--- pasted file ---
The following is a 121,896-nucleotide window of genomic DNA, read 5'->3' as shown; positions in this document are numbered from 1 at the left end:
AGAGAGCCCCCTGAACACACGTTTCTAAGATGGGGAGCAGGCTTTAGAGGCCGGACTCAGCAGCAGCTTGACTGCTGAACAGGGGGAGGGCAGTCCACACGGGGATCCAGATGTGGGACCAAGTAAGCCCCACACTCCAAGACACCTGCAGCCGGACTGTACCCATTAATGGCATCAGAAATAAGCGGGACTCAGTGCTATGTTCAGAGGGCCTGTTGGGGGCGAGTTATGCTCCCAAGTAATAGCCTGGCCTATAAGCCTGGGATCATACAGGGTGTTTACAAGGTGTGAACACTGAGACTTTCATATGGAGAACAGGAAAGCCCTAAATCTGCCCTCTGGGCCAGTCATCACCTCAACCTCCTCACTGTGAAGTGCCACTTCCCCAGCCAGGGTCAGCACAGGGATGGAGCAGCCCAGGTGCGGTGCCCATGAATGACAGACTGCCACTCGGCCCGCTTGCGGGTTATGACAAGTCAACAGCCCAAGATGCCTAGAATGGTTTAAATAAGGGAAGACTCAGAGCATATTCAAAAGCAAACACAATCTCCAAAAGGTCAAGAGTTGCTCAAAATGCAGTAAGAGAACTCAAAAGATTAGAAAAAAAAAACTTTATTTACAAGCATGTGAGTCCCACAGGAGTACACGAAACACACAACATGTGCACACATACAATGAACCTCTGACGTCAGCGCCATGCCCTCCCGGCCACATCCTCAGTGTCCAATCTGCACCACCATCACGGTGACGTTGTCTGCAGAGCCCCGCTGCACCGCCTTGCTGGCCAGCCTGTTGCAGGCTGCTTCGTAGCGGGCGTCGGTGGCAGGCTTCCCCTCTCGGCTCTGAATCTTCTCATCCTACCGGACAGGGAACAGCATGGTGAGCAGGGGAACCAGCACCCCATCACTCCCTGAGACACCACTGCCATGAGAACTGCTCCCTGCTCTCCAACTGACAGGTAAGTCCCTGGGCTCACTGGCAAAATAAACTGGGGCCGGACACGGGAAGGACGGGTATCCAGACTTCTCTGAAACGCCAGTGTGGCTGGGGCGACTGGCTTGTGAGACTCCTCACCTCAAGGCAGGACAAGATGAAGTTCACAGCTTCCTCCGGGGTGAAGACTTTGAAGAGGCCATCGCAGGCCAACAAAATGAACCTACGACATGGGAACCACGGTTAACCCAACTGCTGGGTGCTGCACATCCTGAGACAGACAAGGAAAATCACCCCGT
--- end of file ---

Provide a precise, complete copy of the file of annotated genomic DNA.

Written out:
The following is a 121,896-nucleotide window of genomic DNA, read 5'->3' as shown; positions in this document are numbered from 1 at the left end:
AGAGAGCCCCCTGAACACACGTTTCTAAGATGGGGAGCAGGCTTTAGAGGCCGGACTCAGCAGCAGCTTGACTGCTGAACAGGGGGAGGGCAGTCCACACGGGGATCCAGATGTGGGACCAAGTAAGCCCCACACTCCAAGACACCTGCAGCCGGACTGTACCCATTAATGGCATCAGAAATAAGCGGGACTCAGTGCTATGTTCAGAGGGCCTGTTGGGGGCGAGTTATGCTCCCAAGTAATAGCCTGGCCTATAAGCCTGGGATCATACAGGGTGTTTACAAGGTGTGAACACTGAGACTTTCATATGGAGAACAGGAAAGCCCTAAATCTGCCCTCTGGGCCAGTCATCACCTCAACCTCCTCACTGTGAAGTGCCACTTCCCCAGCCAGGGTCAGCACAGGGATGGAGCAGCCCAGGTGCGGTGCCCATGAATGACAGACTGCCACTCGGCCCGCTTGCGGGTTATGACAAGTCAACAGCCCAAGATGCCTAGAATGGTTTAAATAAGGGAAGACTCAGAGCATATTCAAAAGCAAACACAATCTCCAAAAGGTCAAGAGTTGCTCAAAATGCAGTAAGAGAACTCAAAAGATTAGAAAAAAAAAACTTTATTTACAAGCATGTGAGTCCCACAGGAGTACACGAAACACACAACATGTGCACACATACAATGAACCTCTGACGTCAGCGCCATGCCCTCCCGGCCACATCCTCAGTGTCCAATCTGCACCACCATCACGGTGACGTTGTCTGCAGAGCCCCGCTGCACCGCCTTGCTGGCCAGCCTGTTGCAGGCTGCTTCGTAGCGGGCGTCGGTGGCAGGCTTCCCCTCTCGGCTCTGAATCTTCTCATCCTACCGGACAGGGAACAGCATGGTGAGCAGGGGAACCAGCACCCCATCACTCCCTGAGACACCACTGCCATGAGAACTGCTCCCTGCTCTCCAACTGACAGGTAAGTCCCTGGGCTCACTGGCAAAATAAACTGGGGCCGGACACGGGAAGGACGGGTATCCAGACTTCTCTGAAACGCCAGTGTGGCTGGGGCGACTGGCTTGTGAGACTCCTCACCTCAAGGCAGGACAAGATGAAGTTCACAGCTTCCTCCGGGGTGAAGACTTTGAAGAGGCCATCGCAGGCCAACAAAATGAACCTACGACATGGGAACCACGGTTAACCCAACTGCTGGGTGCTGCACATCCTGAGACAGACAAGGAAAATCACCCCGT